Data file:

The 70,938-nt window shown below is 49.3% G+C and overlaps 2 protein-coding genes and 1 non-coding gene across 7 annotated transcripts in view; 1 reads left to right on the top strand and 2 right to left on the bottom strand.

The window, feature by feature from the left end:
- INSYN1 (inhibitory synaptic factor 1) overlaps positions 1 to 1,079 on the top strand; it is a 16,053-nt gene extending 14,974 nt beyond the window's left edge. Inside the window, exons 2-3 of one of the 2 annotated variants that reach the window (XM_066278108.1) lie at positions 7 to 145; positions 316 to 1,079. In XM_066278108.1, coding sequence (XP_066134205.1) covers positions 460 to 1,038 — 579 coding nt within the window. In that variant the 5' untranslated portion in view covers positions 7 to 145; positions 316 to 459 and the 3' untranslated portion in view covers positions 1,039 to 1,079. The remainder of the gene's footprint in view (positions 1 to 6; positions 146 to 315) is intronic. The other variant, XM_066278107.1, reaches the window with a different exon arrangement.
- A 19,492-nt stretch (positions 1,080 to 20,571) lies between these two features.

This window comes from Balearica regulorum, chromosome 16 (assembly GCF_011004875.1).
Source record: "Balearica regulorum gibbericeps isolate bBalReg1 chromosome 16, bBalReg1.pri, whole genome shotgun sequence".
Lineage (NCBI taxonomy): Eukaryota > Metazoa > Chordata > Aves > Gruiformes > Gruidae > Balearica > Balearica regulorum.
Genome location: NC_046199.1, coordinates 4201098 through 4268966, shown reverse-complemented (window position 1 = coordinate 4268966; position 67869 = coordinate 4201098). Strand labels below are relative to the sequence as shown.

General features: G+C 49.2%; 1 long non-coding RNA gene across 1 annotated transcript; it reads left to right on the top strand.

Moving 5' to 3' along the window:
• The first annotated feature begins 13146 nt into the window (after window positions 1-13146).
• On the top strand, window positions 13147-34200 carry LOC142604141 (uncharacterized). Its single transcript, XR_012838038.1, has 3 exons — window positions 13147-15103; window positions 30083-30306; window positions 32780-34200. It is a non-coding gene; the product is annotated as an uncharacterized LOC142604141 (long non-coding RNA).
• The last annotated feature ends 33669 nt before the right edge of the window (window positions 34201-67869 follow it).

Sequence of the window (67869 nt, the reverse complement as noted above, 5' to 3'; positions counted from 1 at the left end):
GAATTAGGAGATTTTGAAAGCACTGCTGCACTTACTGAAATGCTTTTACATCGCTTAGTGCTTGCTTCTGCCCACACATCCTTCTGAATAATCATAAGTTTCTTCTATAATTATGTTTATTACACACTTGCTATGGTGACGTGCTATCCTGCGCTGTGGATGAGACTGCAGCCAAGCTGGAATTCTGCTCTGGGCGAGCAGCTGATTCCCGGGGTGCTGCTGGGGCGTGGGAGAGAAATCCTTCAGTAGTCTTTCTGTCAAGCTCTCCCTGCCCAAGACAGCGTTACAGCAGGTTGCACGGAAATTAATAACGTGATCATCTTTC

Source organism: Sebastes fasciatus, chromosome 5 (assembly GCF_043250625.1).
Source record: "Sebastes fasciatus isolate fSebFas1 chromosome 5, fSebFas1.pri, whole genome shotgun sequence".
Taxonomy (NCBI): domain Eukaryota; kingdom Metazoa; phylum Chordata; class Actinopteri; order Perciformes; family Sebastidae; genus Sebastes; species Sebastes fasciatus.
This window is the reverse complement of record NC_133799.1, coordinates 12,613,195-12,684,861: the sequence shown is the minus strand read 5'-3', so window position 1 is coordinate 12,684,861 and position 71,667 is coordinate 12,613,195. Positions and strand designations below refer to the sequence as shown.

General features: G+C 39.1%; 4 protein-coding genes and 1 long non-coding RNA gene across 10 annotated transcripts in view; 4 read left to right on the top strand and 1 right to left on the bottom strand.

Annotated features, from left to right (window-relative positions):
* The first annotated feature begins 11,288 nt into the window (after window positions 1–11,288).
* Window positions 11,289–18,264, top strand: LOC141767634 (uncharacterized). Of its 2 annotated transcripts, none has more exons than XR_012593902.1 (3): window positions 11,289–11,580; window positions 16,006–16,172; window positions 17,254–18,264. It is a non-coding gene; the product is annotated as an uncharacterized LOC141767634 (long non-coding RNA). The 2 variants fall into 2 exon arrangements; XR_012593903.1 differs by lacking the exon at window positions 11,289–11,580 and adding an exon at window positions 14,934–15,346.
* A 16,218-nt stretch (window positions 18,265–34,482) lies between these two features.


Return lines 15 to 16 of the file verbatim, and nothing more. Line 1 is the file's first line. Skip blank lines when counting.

GAATTAGGAGATTTTGAAAGCACTGCTGCACTTACTGAAATGCTTTTACATCGCTTAGTGCTTGCTTCTGCCCACACATCCTTCTGAATAATCATAAGTTTCTTCTATAATTATGTTTATTACACACTTGCTATGGTGACGTGCTATCCTGCGCTGTGGATGAGACTGCAGCCAAGCTGGAATTCTGCTCTGGGCGAGCAGCTGATTCCCGGGGTGCTGCTGGGGCGTGGGAGAGAAATCCTTCAGTAGTCTTTCTGTCAAGCTCTCCCTGCCCAAGACAGCGTTACAGCAGGTTGCACGGAAATTAATAACGTGATCATCTTTC

Source organism: Sebastes fasciatus, chromosome 5 (assembly GCF_043250625.1).